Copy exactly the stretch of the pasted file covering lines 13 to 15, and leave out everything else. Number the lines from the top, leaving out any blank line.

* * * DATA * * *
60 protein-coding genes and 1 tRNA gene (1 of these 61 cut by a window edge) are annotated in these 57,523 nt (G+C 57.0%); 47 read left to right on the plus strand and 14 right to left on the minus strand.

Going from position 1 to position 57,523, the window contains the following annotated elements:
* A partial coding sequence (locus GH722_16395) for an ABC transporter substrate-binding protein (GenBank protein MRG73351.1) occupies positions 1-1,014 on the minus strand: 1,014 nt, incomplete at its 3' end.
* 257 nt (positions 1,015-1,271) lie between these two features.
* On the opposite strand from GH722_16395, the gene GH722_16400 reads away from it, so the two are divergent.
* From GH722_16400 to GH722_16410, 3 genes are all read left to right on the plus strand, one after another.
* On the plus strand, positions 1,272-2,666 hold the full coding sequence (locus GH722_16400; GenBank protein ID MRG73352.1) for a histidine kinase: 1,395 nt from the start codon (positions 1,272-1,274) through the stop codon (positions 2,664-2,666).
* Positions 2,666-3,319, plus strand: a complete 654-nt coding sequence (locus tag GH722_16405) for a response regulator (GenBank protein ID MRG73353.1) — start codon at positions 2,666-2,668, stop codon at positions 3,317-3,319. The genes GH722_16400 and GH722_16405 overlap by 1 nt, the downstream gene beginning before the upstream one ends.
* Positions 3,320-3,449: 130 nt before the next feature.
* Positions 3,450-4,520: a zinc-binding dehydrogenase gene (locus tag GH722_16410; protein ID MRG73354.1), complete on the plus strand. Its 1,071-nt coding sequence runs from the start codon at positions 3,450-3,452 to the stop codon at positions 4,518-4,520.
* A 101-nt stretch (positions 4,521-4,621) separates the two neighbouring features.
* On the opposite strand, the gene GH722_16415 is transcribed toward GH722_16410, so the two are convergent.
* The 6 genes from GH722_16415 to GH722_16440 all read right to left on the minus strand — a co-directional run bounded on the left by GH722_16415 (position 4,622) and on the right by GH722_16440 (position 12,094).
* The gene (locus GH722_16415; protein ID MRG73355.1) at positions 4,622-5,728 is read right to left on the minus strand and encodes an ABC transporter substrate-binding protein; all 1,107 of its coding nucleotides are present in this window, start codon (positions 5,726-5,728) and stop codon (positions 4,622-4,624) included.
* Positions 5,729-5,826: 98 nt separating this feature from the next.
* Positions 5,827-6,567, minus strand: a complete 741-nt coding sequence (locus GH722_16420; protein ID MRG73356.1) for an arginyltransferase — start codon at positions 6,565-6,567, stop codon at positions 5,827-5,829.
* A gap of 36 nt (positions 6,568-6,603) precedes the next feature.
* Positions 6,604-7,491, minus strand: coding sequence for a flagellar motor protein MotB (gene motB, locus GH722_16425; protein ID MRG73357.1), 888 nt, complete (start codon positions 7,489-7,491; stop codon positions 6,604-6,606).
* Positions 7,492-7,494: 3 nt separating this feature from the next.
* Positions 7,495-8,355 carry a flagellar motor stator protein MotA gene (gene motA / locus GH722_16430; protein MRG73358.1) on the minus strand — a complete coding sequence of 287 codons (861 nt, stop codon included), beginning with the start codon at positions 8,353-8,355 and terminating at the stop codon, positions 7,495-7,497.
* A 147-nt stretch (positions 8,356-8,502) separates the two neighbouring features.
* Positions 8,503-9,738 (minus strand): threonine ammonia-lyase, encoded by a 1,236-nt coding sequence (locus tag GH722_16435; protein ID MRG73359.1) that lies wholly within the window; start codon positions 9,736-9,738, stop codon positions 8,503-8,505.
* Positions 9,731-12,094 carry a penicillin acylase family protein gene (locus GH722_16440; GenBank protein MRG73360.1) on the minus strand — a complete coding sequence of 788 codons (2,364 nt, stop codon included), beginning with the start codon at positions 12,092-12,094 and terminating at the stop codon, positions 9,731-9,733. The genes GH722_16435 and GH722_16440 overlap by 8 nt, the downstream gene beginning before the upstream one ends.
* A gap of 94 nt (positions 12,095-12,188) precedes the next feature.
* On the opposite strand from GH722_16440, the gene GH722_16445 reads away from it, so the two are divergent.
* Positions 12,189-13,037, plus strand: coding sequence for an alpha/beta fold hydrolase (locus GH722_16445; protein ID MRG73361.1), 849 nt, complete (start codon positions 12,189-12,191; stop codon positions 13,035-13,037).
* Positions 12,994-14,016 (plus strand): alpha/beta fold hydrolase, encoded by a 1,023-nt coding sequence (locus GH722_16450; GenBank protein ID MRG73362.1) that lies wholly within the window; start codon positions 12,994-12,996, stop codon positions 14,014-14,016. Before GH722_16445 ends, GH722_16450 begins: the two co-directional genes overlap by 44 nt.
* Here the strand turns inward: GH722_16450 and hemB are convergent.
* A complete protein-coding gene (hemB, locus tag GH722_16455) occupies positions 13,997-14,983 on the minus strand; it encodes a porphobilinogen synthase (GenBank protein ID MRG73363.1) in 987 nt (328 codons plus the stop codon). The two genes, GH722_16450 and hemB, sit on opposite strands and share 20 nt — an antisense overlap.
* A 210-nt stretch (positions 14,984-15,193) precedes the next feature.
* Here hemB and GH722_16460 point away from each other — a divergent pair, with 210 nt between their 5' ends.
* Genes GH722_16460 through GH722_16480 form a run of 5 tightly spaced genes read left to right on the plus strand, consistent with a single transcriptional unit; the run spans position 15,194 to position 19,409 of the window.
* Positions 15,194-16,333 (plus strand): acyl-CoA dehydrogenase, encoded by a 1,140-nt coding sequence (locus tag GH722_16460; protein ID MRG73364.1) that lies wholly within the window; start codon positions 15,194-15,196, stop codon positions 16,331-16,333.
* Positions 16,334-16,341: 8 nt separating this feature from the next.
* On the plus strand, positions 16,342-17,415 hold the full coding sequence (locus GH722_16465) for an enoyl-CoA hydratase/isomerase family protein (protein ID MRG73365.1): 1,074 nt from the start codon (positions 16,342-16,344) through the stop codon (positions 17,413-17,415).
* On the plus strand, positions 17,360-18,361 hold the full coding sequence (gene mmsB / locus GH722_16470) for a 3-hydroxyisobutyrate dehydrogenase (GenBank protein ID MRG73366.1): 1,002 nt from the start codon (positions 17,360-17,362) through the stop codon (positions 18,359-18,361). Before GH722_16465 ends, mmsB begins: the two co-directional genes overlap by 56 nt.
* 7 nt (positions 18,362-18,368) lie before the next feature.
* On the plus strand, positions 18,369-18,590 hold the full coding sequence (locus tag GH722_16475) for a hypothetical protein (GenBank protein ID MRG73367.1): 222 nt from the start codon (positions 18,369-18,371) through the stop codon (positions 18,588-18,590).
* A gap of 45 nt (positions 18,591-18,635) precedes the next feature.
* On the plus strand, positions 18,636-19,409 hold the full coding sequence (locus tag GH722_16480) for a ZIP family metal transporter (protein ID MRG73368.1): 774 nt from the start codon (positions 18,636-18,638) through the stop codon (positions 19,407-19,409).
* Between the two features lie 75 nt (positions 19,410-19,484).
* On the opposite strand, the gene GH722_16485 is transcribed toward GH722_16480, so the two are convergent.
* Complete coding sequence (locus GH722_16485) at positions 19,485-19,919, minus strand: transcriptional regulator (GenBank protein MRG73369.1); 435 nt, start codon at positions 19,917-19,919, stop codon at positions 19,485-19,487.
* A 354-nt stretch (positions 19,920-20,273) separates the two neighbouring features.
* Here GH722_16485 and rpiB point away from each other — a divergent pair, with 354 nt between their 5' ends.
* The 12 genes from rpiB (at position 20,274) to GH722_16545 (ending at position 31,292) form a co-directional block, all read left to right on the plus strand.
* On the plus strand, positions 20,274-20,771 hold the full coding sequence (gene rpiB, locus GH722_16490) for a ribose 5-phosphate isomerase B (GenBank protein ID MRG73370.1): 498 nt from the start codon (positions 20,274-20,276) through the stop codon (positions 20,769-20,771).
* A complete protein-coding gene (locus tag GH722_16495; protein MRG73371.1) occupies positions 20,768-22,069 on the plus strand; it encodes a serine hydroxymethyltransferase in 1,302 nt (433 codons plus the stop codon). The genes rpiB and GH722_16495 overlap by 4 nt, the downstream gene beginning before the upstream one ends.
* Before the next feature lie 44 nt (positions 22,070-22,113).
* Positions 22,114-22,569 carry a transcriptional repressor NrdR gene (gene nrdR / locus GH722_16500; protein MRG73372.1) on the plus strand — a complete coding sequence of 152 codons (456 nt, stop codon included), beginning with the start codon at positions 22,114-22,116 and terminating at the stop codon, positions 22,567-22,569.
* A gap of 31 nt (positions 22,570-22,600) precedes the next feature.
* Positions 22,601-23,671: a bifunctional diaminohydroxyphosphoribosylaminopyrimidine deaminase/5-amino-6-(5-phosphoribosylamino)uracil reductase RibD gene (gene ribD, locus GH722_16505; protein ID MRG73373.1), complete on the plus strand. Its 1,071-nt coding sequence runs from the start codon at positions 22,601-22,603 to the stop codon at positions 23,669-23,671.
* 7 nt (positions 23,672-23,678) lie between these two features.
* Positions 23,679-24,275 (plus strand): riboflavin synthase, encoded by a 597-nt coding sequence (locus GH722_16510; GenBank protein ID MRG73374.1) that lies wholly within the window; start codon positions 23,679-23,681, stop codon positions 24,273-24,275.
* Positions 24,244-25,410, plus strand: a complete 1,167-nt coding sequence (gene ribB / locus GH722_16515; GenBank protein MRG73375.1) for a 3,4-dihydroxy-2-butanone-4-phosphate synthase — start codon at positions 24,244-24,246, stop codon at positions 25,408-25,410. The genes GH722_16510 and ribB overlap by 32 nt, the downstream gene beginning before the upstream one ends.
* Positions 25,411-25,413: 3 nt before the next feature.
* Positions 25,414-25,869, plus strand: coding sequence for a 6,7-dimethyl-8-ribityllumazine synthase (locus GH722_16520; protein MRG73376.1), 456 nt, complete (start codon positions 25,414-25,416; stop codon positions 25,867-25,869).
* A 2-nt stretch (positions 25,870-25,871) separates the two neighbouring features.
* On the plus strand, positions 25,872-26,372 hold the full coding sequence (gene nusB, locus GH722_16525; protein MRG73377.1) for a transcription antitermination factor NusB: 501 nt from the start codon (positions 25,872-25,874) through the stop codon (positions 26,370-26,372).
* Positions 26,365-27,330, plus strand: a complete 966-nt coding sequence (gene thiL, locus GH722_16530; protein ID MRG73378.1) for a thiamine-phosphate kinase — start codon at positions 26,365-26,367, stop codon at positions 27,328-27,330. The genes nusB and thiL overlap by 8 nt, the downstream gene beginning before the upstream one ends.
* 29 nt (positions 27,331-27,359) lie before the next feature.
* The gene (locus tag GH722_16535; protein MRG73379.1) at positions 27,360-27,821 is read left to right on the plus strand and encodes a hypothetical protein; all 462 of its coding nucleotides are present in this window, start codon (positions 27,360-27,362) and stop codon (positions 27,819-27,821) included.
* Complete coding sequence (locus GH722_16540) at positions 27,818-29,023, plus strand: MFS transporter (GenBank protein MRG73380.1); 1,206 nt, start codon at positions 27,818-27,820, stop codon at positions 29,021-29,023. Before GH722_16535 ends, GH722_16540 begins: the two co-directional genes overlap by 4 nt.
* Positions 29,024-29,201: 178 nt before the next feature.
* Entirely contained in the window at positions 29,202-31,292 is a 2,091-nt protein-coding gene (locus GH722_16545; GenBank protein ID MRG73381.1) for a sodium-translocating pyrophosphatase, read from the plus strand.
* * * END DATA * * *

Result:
* The 6 genes from GH722_16415 to GH722_16440 all read right to left on the minus strand — a co-directional run bounded on the left by GH722_16415 (position 4,622) and on the right by GH722_16440 (position 12,094).
* The gene (locus GH722_16415; protein ID MRG73355.1) at positions 4,622-5,728 is read right to left on the minus strand and encodes an ABC transporter substrate-binding protein; all 1,107 of its coding nucleotides are present in this window, start codon (positions 5,726-5,728) and stop codon (positions 4,622-4,624) included.
* Positions 5,729-5,826: 98 nt separating this feature from the next.